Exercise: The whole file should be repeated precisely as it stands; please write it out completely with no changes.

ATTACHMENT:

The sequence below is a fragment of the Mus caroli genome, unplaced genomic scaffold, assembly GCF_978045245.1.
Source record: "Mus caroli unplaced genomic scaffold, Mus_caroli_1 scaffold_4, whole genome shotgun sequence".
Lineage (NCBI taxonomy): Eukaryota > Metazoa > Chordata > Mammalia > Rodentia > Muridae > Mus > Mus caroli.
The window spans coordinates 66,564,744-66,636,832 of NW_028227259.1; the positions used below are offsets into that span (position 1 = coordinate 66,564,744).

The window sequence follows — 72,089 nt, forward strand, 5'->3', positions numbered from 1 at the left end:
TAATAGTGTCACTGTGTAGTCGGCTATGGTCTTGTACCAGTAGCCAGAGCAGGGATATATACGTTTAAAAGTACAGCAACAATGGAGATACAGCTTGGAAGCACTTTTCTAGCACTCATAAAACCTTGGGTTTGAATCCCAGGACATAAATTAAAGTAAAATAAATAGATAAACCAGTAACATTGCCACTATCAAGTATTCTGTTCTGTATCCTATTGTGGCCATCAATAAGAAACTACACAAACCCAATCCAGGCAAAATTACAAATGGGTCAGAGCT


The sequence below is a fragment of the Mus caroli genome, unplaced genomic scaffold, assembly GCF_978045245.1.
Source record: "Mus caroli unplaced genomic scaffold, Mus_caroli_1 scaffold_4, whole genome shotgun sequence".
Lineage (NCBI taxonomy): Eukaryota > Metazoa > Chordata > Mammalia > Rodentia > Muridae > Mus > Mus caroli.
The window spans coordinates 66,564,744-66,636,832 of NW_028227259.1; the positions used below are offsets into that span (position 1 = coordinate 66,564,744).

The window sequence follows — 72,089 nt, forward strand, 5'->3', positions numbered from 1 at the left end:
TAATAGTGTCACTGTGTAGTCGGCTATGGTCTTGTACCAGTAGCCAGAGCAGGGATATATACGTTTAAAAGTACAGCAACAATGGAGATACAGCTTGGAAGCACTTTTCTAGCACTCATAAAACCTTGGGTTTGAATCCCAGGACATAAATTAAAGTAAAATAAATAGATAAACCAGTAACATTGCCACTATCAAGTATTCTGTTCTGTATCCTATTGTGGCCATCAATAAGAAACTACACAAACCCAATCCAGGCAAAATTACAAATGGGTCAGAGCT